Where Are Ocean Shipping Rates Heading?

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Credits: Ojas Narappanawar/ Pexels
  • The record-high ocean freight costs seen during the pandemic are unlikely to come back.
  •  There’s a downward trend in the rates due to both an excess of ships and the slow recovery of the global economy.
  • Furthermore, environmental legislations and the need for investments in Brazilian ports are some of the challenges for major global shipowners to balance costs and profitability. 

When people stayed at home back in 2020, 2021 and part of 2022, global trade surged. This ushered in a shock between the supply of available ships and containers and the consumer demand for goods transported by those ships and containers. As a result, consulting firm Solve Shipping managing director Leandro Barreto said, ocean freight became the sole tool to separate those who would and those who wouldn’t ship their orders. 

Crisis And Stability

Since the end of the pandemic, freight prices plunged to levels that now threaten the financial results of shipowners. The reasons, Lorimer said, are various: war in Ukraine and a large number of new ships coming into operation, ordered during the pandemic’s price surge. To balance costs and profits, shipowners have even decommissioned vessels to reduce the supply, thus pushing up freight costs. Lorimer says a small cost increase is expected to take place as the end of the year approaches, since the Christmas orders, which are concentrated from August to October, raise the demand for container ships and ocean freight costs.

Prices are expected to return to lower levels in the following years. “This large number of new ships coming into operation puts pressure on the freight, which is expected to continue. But the global economy has started showing more positive news, and we may see growth in 2024. Therefore, costs are forecasted to be similar to pre-pandemic levels, with a steady growth and freights from USD 1,500 to USD 3,000. But that’s the expectation for the following two or three years, as we can’t imagine much further,” he said.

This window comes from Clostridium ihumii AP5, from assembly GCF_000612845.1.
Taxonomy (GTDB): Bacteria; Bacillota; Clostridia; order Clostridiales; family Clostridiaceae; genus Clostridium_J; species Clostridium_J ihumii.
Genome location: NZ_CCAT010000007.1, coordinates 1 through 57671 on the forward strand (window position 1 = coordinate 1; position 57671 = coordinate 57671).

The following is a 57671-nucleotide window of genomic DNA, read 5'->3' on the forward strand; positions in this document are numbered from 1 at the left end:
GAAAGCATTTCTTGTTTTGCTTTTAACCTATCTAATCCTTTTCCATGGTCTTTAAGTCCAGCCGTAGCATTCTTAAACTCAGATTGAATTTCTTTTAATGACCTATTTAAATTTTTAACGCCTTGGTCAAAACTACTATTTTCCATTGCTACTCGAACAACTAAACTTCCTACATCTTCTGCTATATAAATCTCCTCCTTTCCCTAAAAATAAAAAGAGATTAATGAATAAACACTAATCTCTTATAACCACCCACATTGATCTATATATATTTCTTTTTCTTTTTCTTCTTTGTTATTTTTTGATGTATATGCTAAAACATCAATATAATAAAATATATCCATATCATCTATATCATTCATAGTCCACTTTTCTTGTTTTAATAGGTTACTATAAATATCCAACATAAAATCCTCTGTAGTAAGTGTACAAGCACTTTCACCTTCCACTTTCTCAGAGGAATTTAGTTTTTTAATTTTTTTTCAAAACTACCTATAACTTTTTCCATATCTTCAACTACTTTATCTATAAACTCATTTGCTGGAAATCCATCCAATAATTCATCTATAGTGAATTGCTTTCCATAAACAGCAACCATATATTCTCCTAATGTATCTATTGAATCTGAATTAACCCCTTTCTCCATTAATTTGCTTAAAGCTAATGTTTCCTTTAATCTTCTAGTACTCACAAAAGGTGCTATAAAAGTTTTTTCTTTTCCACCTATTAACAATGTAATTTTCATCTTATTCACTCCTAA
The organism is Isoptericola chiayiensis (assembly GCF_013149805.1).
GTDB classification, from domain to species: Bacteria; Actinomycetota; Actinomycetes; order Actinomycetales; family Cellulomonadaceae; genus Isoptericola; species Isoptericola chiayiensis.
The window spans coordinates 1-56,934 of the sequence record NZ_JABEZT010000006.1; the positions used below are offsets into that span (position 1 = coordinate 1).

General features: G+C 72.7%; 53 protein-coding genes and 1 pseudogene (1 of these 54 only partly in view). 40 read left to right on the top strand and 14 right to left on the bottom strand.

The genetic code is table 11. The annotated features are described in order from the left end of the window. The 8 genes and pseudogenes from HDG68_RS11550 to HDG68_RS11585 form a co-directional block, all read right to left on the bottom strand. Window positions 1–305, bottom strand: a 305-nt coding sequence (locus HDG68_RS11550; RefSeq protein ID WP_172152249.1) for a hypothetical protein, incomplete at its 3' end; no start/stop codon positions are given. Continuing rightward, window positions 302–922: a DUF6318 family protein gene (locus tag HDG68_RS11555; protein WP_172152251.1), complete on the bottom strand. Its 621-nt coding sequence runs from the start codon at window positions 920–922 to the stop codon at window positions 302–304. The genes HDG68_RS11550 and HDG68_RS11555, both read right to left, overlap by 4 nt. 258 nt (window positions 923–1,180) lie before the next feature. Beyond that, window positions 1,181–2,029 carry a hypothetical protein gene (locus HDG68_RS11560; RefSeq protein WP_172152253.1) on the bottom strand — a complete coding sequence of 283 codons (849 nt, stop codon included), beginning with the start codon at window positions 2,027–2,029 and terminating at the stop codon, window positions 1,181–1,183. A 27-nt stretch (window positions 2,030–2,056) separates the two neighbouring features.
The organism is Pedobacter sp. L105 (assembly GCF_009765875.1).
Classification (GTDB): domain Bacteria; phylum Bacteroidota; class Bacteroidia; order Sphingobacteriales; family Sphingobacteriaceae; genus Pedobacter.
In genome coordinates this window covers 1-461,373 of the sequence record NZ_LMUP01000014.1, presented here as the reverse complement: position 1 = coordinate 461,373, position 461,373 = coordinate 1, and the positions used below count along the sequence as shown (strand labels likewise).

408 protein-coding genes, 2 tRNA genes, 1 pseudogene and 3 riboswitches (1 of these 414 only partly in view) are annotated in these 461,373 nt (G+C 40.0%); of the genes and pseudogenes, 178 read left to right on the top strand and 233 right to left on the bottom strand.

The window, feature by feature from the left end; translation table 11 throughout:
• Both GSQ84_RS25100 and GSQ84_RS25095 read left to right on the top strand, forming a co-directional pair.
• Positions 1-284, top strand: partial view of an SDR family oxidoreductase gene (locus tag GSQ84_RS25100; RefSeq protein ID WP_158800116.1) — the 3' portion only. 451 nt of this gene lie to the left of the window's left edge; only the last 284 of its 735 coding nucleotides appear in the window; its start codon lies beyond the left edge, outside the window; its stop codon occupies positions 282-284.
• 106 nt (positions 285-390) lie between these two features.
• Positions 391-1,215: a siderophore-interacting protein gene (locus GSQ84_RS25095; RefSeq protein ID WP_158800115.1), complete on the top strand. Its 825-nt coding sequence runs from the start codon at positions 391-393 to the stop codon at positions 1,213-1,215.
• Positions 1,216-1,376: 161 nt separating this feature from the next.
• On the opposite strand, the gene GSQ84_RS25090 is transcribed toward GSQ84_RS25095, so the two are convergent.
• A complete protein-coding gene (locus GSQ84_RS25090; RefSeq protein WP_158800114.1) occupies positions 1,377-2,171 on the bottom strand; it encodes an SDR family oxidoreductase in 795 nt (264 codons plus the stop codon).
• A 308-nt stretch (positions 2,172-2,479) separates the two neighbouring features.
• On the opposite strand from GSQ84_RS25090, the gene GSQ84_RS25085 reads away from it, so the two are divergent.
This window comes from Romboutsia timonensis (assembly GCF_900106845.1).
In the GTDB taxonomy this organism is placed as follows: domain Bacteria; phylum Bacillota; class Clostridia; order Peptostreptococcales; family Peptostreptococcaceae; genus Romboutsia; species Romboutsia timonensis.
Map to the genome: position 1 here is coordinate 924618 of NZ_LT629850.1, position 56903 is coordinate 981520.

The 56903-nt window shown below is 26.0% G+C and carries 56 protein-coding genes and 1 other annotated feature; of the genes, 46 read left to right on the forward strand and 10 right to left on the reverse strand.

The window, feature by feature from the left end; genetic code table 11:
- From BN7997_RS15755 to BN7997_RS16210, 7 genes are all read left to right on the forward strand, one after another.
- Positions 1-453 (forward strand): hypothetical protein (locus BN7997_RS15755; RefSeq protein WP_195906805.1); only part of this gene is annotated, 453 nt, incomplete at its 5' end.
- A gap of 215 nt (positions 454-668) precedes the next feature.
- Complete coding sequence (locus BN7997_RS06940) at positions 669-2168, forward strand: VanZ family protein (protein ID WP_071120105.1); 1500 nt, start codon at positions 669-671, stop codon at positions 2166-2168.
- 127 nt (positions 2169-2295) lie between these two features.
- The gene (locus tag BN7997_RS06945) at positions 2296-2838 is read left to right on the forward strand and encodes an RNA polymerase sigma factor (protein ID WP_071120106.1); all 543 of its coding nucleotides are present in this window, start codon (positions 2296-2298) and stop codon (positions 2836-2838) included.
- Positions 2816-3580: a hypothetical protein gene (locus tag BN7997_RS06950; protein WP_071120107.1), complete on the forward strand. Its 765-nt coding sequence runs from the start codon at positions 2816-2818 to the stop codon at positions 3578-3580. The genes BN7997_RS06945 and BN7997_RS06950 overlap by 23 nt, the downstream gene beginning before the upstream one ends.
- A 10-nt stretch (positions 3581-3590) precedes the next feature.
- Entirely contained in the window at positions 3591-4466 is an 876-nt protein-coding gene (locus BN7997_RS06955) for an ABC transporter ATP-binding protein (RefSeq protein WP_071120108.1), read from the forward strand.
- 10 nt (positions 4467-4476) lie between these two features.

Challenges And Opportunities

The ships that have started arriving to the shipowners’ fleets are larger than those currently in operation. They transport over 20,000 TEUs (1 TEU equals a 20-feet container), while Brazil currently have docked smaller ships, which will be substituted by the larger, more efficient ones. But the largest vessels around the world have nowhere to dock in Brazil as the depth of Brazilian ports doesn’t support the largest ships in operation yet. This overburdens the shipowner but particularly those paying for the freight. Ignácio points out that goods imported from the East to Brazil leave the Asian ports in large container ships that stop in European ports and then transfer this load to smaller ships.

Mello of PUC-SP also says that “a smaller infrastructure becomes more costly.” “Whether it’s because of a lack of throughput becomes a bottleneck, thus incurring in an overcharge, or because port costs need to be funded. Looking at the current projects and the future of Brazilian infrastructure, Barreto believes there’ll be an alternative to what’s available now what would be ideal, when comparing it to the world’s leading ports. “I believe that the establishment of regional mini hubs from North to South Brazil are the most likely thing to happen, with both the Northeast and South ports being able to dock and handle some 1 to 2 million TEUs, and the rest remaining with Santos,” he said.

Arab Countries

Brazil has direct shipping late to the Arab countries for bulk carriers, particularly from Brazil, and oil tankers from the Middle East states. According to data from Datamar, year to date through February Brazil exported to the Middle East and North Africa 37,7000 TEUs, down 8.1% from a year earlier. The leading products exported via ports were meats (accounting for 57%), followed by timber; cotton; coffee, tea, mate and spices; vegetable products; tobacco; and paper. Top importers were the United Arab Emirates, Saudi Arabia, Turkey (which isn’t Arab), Egypt, Iraq, Israel (which isn’t Arab either), and Jordan.

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Source: HellenicShipping